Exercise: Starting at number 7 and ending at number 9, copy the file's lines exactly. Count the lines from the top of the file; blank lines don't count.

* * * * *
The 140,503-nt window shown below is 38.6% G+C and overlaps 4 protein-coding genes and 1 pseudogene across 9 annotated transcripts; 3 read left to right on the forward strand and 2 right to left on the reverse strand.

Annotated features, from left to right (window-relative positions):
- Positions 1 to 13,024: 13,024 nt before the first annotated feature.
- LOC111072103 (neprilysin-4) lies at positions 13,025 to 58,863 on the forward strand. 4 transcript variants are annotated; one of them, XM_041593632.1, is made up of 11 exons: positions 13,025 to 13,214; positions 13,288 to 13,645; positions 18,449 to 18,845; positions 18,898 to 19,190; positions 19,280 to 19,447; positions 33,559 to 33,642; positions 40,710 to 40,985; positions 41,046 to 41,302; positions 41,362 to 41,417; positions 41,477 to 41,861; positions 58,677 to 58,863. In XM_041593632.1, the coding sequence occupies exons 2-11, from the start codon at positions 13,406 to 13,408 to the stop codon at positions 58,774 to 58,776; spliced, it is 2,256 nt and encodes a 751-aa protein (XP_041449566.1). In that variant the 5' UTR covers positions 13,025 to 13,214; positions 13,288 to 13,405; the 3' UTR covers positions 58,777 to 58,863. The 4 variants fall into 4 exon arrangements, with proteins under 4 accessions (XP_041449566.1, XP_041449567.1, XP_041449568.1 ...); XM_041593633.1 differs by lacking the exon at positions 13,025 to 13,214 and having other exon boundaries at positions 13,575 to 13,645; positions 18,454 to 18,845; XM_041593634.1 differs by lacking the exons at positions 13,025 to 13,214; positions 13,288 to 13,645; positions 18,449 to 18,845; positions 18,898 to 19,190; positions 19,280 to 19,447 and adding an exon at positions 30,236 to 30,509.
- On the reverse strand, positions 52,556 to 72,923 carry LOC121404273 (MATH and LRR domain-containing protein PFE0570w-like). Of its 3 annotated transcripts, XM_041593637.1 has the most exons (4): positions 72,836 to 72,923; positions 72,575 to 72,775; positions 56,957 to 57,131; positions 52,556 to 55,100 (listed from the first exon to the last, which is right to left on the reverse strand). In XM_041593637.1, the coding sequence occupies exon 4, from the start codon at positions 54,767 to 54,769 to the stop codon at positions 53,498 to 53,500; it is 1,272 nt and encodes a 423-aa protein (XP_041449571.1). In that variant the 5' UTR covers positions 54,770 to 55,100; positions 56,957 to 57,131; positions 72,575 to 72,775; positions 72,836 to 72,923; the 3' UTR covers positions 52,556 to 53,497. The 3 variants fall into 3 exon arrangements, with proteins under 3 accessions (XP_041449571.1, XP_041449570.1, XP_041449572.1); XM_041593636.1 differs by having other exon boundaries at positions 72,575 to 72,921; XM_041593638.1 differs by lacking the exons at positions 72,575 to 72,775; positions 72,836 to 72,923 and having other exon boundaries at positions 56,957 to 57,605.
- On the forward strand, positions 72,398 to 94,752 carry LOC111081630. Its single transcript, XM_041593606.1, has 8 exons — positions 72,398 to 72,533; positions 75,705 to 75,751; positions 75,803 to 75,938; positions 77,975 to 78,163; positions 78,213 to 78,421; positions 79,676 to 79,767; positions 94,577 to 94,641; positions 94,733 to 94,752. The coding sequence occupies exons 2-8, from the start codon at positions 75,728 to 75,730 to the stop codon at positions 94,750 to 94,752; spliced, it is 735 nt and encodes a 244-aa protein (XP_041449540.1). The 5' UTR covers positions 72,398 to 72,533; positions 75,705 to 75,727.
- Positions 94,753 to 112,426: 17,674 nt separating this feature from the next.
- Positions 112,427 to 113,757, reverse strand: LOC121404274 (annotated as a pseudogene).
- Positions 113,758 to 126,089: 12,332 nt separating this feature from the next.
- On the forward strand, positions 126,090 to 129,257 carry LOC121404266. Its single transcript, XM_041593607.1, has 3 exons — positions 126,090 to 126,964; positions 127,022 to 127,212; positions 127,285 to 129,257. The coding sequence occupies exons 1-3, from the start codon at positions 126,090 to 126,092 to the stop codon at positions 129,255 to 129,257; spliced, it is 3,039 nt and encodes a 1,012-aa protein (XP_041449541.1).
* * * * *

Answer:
- Positions 94,753 to 112,426: 17,674 nt separating this feature from the next.
- Positions 112,427 to 113,757, reverse strand: LOC121404274 (annotated as a pseudogene).
- Positions 113,758 to 126,089: 12,332 nt separating this feature from the next.